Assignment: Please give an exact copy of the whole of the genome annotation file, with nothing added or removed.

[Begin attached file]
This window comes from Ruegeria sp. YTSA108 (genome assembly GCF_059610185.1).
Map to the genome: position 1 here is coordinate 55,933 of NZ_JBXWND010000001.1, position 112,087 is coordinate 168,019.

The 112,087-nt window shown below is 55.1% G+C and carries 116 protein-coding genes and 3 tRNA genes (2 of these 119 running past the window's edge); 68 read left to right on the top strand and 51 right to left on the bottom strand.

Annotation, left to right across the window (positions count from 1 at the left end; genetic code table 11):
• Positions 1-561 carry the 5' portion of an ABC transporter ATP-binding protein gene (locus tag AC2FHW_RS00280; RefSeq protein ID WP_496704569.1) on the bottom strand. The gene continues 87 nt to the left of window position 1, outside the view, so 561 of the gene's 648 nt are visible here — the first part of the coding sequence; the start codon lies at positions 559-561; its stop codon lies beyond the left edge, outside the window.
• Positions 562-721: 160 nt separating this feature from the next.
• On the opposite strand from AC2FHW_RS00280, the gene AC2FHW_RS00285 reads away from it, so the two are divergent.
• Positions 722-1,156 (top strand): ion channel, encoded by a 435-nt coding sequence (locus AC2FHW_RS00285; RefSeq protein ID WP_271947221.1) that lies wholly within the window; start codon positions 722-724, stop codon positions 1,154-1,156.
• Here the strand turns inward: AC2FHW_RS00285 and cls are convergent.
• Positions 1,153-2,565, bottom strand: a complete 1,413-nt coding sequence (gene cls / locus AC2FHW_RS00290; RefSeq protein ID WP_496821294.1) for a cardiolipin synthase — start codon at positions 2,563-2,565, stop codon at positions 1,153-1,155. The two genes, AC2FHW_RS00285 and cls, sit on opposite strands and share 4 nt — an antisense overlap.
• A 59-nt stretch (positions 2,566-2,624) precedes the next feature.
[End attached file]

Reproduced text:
This window comes from Ruegeria sp. YTSA108 (genome assembly GCF_059610185.1).
Map to the genome: position 1 here is coordinate 55,933 of NZ_JBXWND010000001.1, position 112,087 is coordinate 168,019.

The 112,087-nt window shown below is 55.1% G+C and carries 116 protein-coding genes and 3 tRNA genes (2 of these 119 running past the window's edge); 68 read left to right on the top strand and 51 right to left on the bottom strand.

Annotation, left to right across the window (positions count from 1 at the left end; genetic code table 11):
• Positions 1-561 carry the 5' portion of an ABC transporter ATP-binding protein gene (locus tag AC2FHW_RS00280; RefSeq protein ID WP_496704569.1) on the bottom strand. The gene continues 87 nt to the left of window position 1, outside the view, so 561 of the gene's 648 nt are visible here — the first part of the coding sequence; the start codon lies at positions 559-561; its stop codon lies beyond the left edge, outside the window.
• Positions 562-721: 160 nt separating this feature from the next.
• On the opposite strand from AC2FHW_RS00280, the gene AC2FHW_RS00285 reads away from it, so the two are divergent.
• Positions 722-1,156 (top strand): ion channel, encoded by a 435-nt coding sequence (locus AC2FHW_RS00285; RefSeq protein ID WP_271947221.1) that lies wholly within the window; start codon positions 722-724, stop codon positions 1,154-1,156.
• Here the strand turns inward: AC2FHW_RS00285 and cls are convergent.
• Positions 1,153-2,565, bottom strand: a complete 1,413-nt coding sequence (gene cls / locus AC2FHW_RS00290; RefSeq protein ID WP_496821294.1) for a cardiolipin synthase — start codon at positions 2,563-2,565, stop codon at positions 1,153-1,155. The two genes, AC2FHW_RS00285 and cls, sit on opposite strands and share 4 nt — an antisense overlap.
• A 59-nt stretch (positions 2,566-2,624) precedes the next feature.